WASHINGTON—U.S. military forces in Iraq have captured a terrorist operative in Baghdad who reportedly belonged to a network affiliated with Osama bin Laden's al-Qaida terrorist group, U.S. officials said Tuesday.
The operative is said to be a midlevel employee in a network run by Abu Musab Zarqawi, a bin Laden associate who intelligence officials believe was behind the murder of a U.S. diplomat in Jordan last October and was linked to a foiled terrorist plot in Great Britain involving the poison ricin.
Pentagon officials said they hope the detention will help prove that the regime of Saddam Hussein had solid links with bin Laden, as President Bush charged in making the case for war. But U.S. intelligence officials were more cautious, saying it was not yet clear what the operative, whose name was not immediately available, knows.
"We can learn a hell of a lot from him," a Pentagon official said. "It puts al-Qaida in Iraq."
The detainee had documents with him that appeared to link him to al-Qaida, said the official, who asked not to be named. But it was not known what evidence would link him to Saddam or why he was in Iraq.
U.S. officials also said Tuesday that they are detaining the head of Iraq's top-secret missile program.
More than two weeks after most combat in Iraq ended, the Bush administration is still searching for evidence to back its claim that Saddam had hidden weapons of mass destruction and had ties to terrorists. The fate of Saddam and his two sons is unknown.
Meanwhile, U.S. troops of the 82nd Airborne Division killed as many as 13 Iraqis Monday night in the city of Fallujah—a city about 30 miles west of Baghdad—in a confrontation whose circumstances were unclear. Military officials said the soldiers came under fire from a crowd and returned fire, but others reported that the soldiers fired at unarmed demonstrators.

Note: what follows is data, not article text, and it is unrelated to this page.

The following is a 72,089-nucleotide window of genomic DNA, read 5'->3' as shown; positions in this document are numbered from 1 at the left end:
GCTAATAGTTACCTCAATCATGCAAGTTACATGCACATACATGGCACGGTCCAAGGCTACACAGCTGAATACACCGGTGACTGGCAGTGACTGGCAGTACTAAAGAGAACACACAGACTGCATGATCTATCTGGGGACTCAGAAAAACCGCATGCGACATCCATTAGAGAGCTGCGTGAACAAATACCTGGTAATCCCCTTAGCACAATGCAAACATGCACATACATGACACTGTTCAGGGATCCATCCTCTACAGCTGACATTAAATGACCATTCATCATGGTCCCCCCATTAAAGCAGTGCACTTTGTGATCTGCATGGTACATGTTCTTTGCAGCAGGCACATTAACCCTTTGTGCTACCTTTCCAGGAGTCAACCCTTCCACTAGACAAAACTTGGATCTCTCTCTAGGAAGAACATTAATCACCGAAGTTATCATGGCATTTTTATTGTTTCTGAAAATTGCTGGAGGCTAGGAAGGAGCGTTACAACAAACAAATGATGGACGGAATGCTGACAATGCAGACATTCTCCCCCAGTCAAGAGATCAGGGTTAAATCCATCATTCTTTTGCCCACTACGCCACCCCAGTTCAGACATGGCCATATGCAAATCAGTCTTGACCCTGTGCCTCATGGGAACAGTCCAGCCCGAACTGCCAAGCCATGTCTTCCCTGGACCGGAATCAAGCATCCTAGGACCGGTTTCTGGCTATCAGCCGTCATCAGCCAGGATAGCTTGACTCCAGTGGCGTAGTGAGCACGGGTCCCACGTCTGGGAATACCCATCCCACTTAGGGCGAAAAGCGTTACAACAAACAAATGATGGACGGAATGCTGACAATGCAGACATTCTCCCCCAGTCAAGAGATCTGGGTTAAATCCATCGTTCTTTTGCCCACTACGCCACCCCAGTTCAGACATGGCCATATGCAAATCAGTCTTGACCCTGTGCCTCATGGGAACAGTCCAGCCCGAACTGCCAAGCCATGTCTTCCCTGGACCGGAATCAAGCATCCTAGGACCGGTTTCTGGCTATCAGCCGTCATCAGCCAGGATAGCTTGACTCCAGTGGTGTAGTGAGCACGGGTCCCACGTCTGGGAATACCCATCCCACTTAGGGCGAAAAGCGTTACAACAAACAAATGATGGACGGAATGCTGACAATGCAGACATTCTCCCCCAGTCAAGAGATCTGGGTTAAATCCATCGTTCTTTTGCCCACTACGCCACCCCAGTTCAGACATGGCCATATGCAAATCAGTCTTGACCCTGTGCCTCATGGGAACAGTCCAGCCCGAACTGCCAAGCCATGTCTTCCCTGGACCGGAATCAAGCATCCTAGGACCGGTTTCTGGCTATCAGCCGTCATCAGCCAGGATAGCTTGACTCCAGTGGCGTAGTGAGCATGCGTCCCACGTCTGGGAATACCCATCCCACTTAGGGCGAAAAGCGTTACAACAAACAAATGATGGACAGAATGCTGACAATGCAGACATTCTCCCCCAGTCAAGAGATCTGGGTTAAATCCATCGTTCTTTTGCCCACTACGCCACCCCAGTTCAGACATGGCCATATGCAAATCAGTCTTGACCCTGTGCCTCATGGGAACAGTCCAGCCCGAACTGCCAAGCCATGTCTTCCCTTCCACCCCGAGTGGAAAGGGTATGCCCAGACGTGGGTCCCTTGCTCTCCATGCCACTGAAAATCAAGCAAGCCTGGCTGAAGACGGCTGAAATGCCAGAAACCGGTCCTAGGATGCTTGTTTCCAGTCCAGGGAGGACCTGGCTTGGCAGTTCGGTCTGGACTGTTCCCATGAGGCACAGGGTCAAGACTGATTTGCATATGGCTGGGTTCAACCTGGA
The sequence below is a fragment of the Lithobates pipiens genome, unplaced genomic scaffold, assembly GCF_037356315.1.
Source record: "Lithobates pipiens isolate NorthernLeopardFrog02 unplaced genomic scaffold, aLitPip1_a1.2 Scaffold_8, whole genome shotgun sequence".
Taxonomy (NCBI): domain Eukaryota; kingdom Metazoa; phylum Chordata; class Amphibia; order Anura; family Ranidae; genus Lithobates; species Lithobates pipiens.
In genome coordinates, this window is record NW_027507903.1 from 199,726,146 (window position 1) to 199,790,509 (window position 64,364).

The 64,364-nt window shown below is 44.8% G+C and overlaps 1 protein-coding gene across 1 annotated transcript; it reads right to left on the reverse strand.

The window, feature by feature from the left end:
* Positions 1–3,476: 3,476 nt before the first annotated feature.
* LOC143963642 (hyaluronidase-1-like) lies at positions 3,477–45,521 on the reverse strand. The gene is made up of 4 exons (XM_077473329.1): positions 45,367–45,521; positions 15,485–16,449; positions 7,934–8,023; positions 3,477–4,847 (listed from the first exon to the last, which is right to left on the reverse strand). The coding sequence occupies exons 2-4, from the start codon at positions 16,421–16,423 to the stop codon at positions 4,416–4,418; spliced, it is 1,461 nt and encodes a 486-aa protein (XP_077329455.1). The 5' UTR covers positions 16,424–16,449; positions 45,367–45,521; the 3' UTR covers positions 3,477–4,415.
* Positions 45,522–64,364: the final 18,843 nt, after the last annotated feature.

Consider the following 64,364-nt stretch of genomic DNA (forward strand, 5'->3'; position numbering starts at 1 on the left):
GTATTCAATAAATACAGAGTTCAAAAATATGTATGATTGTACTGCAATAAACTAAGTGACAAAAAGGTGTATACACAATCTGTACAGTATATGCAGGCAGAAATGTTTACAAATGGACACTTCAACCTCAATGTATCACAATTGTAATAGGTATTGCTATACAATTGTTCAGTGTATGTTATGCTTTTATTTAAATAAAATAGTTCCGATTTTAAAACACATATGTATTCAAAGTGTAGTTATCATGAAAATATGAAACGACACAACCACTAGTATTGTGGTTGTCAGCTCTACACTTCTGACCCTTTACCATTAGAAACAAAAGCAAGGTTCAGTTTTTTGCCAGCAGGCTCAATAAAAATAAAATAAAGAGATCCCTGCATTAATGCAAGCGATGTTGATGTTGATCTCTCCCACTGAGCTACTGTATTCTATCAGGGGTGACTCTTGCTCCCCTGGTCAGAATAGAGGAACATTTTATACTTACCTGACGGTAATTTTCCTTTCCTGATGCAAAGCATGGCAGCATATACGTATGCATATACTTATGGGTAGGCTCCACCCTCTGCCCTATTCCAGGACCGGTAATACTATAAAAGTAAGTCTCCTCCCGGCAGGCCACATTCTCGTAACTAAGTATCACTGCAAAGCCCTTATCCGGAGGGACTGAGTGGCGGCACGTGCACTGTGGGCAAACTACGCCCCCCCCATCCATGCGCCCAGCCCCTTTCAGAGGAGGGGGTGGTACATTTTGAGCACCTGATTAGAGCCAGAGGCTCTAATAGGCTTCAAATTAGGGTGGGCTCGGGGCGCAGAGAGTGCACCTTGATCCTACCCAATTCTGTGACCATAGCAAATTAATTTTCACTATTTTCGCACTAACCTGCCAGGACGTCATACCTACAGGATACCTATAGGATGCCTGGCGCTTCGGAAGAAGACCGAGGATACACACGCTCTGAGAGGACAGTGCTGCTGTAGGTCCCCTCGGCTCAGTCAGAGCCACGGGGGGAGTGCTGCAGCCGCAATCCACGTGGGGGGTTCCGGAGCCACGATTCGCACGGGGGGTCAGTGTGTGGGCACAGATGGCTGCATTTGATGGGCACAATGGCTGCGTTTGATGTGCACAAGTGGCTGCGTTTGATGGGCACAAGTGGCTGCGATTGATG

The incident was by far the largest of its kind since Saddam's regime toppled and appeared certain to increase Iraqis' opposition to the presence of American forces in the country.
U.S. Central Command said in a statement that U.S. paratroopers came under fire by about 25 armed civilians mixed in a crowd of 250 demonstrators outside a compound the troops were occupying. Other Iraqi shooters were positioned atop buildings nearby, the statement said.
Military spokesmen were unable to confirm Iraqi reports of the number of dead.
"If people shoot at us, we will shoot back at them," said Army spokesman Maj. Dean Thurmond.
Iraqis marched through the streets of Fallujah bearing coffins, according to reports from the scene. They insisted that the crowd was unarmed and said there were dozens of wounded.
U.S. officials said Tuesday that those in custody among the 55 most wanted members of Saddam's regime include Amer Mohammed Rashid, a former oil minister who was also a weapons expert overseeing missile programs. The coalition now has 13 of the 55 most wanted in custody.
Rashid was the six of spades in the deck of cards identifying the leaders of Saddam's regime. His wife is Dr. Rihab Taha, nicknamed "Dr. Germ" for her role in Iraq's biological weapons programs.
The Zarqawi aide in custody is believed to be a member of Egyptian Islamic Jihad, a radical Islamic group that effectively merged with al-Qaida in the late 1990s. Egyptian Islamic Jihad's chief, Ayman Zawahiri, is bin Laden's deputy.
Islamist groups such as al-Qaida and Egyptian Islamic Jihad have traditionally been at odds with secular Arab leaders such as Saddam, and there is dispute within the Bush administration over whether there is a link between Saddam and al-Qaida, with civilian Pentagon officials arguing that there is and the State Department and CIA being more cautious.
Zarqawi, who was born in Jordan, was wounded in 2001 during the U.S. bombing of Afghanistan and sought medical treatment in Baghdad. His network is believed to have set up a poison and explosives training camp in an area of northern Iraq that before the war was controlled by an Islamist group.
(Knight Ridder Newspapers correspondents Gerlin reported from Baghdad, Iraq; Guynn and Strobel reported from Washington.)
(c) 2003, Knight Ridder/Tribune Information Services.